Sheep farming (family bovidae; species ovis aries) in Canada goes back as far as the beginning of agriculture. The first sheep were introduced to the country in 1664. In 1667 in New France (now Québec), there were 45 sheep that had been brought from France, while in 1671 Acadia (now Nova Scotia) counted 407 sheep. In the West, ovines were introduced later, around the mid-19th century. At that time, sheep were needed for manufacturing clothing and to feed the first settlers. At the beginning of the 20th century, the Canadian ovine population was around 2.5 million head; it reached a peak in 1931 with 3.6 million ovines. Following the two World Wars, with the arrival of manufactured fabrics and synthetic fibres along with the internationalization of the wool market, the demand for wool decreased considerably. As a result, Canadian ovine breeders had no choice but to give up wool marketing and to turn to lamb meat production. After 1931 the Canadian ovine population continued to decrease; it reached its lowest level in 1977 with 560 000 sheep. Canada now counts around one million ovines. Ontario and Québec are the two most important producing provinces, followed by Alberta.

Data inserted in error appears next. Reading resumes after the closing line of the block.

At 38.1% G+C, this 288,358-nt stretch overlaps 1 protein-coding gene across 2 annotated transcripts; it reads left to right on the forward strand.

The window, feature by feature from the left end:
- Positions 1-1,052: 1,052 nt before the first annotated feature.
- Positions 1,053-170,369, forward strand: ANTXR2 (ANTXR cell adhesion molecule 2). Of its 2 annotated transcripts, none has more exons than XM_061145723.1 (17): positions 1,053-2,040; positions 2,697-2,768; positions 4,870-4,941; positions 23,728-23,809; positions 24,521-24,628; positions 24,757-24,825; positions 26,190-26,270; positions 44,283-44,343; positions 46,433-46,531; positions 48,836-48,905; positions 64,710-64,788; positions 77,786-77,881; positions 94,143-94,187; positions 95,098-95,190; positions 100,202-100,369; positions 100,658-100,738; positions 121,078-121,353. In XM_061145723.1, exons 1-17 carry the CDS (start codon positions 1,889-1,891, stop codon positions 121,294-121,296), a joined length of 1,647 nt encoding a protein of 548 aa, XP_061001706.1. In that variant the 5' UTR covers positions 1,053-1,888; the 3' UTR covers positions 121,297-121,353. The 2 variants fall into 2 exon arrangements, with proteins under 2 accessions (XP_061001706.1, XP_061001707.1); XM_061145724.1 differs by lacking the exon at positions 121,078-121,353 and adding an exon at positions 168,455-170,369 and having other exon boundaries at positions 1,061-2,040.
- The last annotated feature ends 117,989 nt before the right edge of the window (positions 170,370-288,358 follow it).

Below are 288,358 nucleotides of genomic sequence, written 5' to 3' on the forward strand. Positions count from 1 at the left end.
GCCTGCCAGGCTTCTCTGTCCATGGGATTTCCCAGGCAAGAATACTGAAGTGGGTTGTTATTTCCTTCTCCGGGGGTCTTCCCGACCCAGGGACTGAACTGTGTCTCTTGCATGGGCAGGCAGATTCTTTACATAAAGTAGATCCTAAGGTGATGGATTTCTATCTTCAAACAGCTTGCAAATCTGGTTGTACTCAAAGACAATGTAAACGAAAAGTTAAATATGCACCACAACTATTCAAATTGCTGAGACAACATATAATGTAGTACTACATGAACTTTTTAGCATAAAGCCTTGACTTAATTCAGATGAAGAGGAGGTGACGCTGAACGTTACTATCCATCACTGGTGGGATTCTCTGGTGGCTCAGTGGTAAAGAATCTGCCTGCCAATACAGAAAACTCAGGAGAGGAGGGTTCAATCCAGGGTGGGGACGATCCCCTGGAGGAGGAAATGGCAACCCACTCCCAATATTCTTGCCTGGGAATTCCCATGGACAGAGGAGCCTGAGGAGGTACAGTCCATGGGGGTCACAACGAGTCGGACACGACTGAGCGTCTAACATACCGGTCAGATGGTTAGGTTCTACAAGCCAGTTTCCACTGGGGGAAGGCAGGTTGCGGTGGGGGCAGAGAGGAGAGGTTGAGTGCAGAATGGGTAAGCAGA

Wool continues to have very little commercial value for Canadian breeders, for whom lamb meat has become the main product. Lamb is a very tender red meat with a more distinct flavour than beef or pork. This particular and unique flavour is the result of its specific content of fatty acids. Although it has been increasing in the last 10 years, ovine meat consumption is relatively low compared to other meats. It amounts to just over one kilogram per person annually, while the consumption of beef, for example, is about 20 kilograms per person per year. Despite this, Canada produces less than half of the ovine meat it consumes; the remainder is supplied by importing, mostly from New Zealand, Australia and the United States. It is anticipated that lamb meat consumption in Canada will increase significantly through to 2020, as a result of the increase in immigration and also because consumers seek more and more to diversify their diet.